Consider the set $(s_1, ..., s_N) \in S$, where all $s_i$ are positive integers selected from some interval $[M, L]$ and the sum of any $k$ integers in $S$ is required to be unique and to have a distance of at least $d$ from all other possible sums of $k$ integers in the set. For example, if $k = 2$, the sum of any two randomly chosen elements, i.e. $s_a$ and $s_b$, must generate a unique sum that has a difference of at least $d$ from all other possible sums of two elements in $S$.

As a function of $k$, the minimum difference between sums $d$, and the size of the interval, $(L - M)$, what is the largest possible size of the set $S$, and what is the most efficient way to compute its elements?

Edit - I'm of course happy to hear any $d = 1$ solutions.

Edit 2 - For the $d=1$ case, is this problem NP-complete, similar to the subset-sum problem?


Here's a start. The number of choices of $k$ elements is $N\choose k$ (or a little more, if repeats are allowed), and each sum is between $kM$ and $kL$, so you must have $${N\choose k}\lt kL-kM+2$$ which gives you an upper bound on $N$. It doesn't tell you whether you can achieve that bound, nor an efficient way to try.

EDIT: Ah, you've changed the problem, so my answer is now relevant only to your case $d=1$. But if you divide the right side of the displayed inequality by $d$, it should apply to your more general question.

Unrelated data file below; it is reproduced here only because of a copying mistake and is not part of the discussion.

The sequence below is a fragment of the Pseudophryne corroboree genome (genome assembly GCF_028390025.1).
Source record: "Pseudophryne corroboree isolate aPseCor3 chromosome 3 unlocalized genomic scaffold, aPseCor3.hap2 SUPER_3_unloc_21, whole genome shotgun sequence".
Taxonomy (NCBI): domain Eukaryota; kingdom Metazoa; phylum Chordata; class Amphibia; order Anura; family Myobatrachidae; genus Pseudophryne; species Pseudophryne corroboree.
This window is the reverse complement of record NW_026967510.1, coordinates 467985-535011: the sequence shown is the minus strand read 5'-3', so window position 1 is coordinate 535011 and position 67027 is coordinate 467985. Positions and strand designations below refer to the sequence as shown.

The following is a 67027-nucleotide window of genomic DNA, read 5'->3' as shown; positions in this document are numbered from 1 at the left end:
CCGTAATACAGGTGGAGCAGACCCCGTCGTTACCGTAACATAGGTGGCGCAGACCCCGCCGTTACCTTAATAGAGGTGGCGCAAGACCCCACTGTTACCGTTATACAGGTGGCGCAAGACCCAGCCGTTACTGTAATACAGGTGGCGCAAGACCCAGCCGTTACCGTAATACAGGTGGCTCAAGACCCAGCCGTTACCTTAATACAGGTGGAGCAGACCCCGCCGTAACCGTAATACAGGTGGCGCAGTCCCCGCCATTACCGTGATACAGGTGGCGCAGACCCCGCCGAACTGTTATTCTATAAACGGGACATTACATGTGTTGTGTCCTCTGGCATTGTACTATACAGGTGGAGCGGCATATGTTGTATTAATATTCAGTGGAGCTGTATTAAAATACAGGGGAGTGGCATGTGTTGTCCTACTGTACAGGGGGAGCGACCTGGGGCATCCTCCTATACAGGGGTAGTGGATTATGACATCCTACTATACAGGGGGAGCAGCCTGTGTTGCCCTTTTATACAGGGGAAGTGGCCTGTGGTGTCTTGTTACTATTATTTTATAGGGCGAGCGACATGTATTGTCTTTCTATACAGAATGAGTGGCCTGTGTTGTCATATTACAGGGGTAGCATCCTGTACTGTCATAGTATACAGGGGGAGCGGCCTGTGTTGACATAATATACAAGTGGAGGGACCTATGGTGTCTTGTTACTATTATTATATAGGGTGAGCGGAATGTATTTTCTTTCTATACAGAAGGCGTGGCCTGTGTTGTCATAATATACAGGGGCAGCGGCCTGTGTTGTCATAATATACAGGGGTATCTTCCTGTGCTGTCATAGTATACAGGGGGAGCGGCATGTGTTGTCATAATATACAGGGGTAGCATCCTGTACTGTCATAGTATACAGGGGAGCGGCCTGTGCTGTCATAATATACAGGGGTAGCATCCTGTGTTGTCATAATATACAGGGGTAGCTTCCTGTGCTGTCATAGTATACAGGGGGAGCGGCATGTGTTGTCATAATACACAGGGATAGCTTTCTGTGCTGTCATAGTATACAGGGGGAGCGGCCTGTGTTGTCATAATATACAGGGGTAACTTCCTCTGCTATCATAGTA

This is an algorithm that I am convinced is optimal, although I have not tried to prove it. First of all, we may assume that $L=0$ (consider ${s_1-L,\dots,s_N-L}$). For the algorithm I will describe, we may also asume that $d=1$.

The key is to observe that if $\{s_1,\dots,s_N\}$ is such that all sums of subsets of $k$ elements are different, so must be the sums of subsets of $m$ elements for $1\le m\le k$. This implies that $\{s_1,\dots,s_k\}$ must be the first $k$ terms of the sequence A005255. Let $n>k$ and suppose that $\{s_1,\dots,s_n\}$ is such that the sums of the subsets of $m$ elements are all different for $1\le m\le k$. Then we choose $s_{n+1}$ in such a way that for each $m$, $1\le m\le k$, the smallest possible sum of $m$ elements, one of them beeing $s_{n+1}$, is equal to the largest possible sum of $m$ terms in $\{s_1,\dots,s_n\}$ plus $1$. If the $s_j$'s are ordered in increasing order, this means $$ s_{n+1}=\max_{1\le m\le k}\Bigl(\,\sum_{j=n-m+1}^ns_j-\sum_{j=1}^{m-1}s_j\Bigr)+1. $$ It is easy to show that for all $n>k$ $$ \sum_{j=n-k}^{n-1}s_j-\sum_{j=1}^{k-1}s_j\le s_n\le2\,s_{n-1}. $$ In particular $s_n$ is almost like $2^n$.

For $d>1$, the algorithm will give $d$ times the solution with $d=1$.

The algorithm is implemented in the following Mathematica ce; you have to provide the values of $k$ and $M$.

k = 5;
M = 1000000;
s[1] = 0;
s[2] = 1;
s[n_Integer] := 
  s[n] = Max[
    Table[Sum[s[j], {j, n - m, n - 1}] - Sum[s[j], {j, m - 1}] + 
      1, {m, n - 1}]];
sol = Table[s[j], {j, k}];
If[Last[sol] <= S,
  While[next = 
      Total[Take[sol, -m]] - Total[Take[sol, m - 1]] + 1, {m, k}]]; 
   next <= S, AppendTo[sol, next]]; Print[sol], 
  Print["M is too small; try again with a larger M"]]

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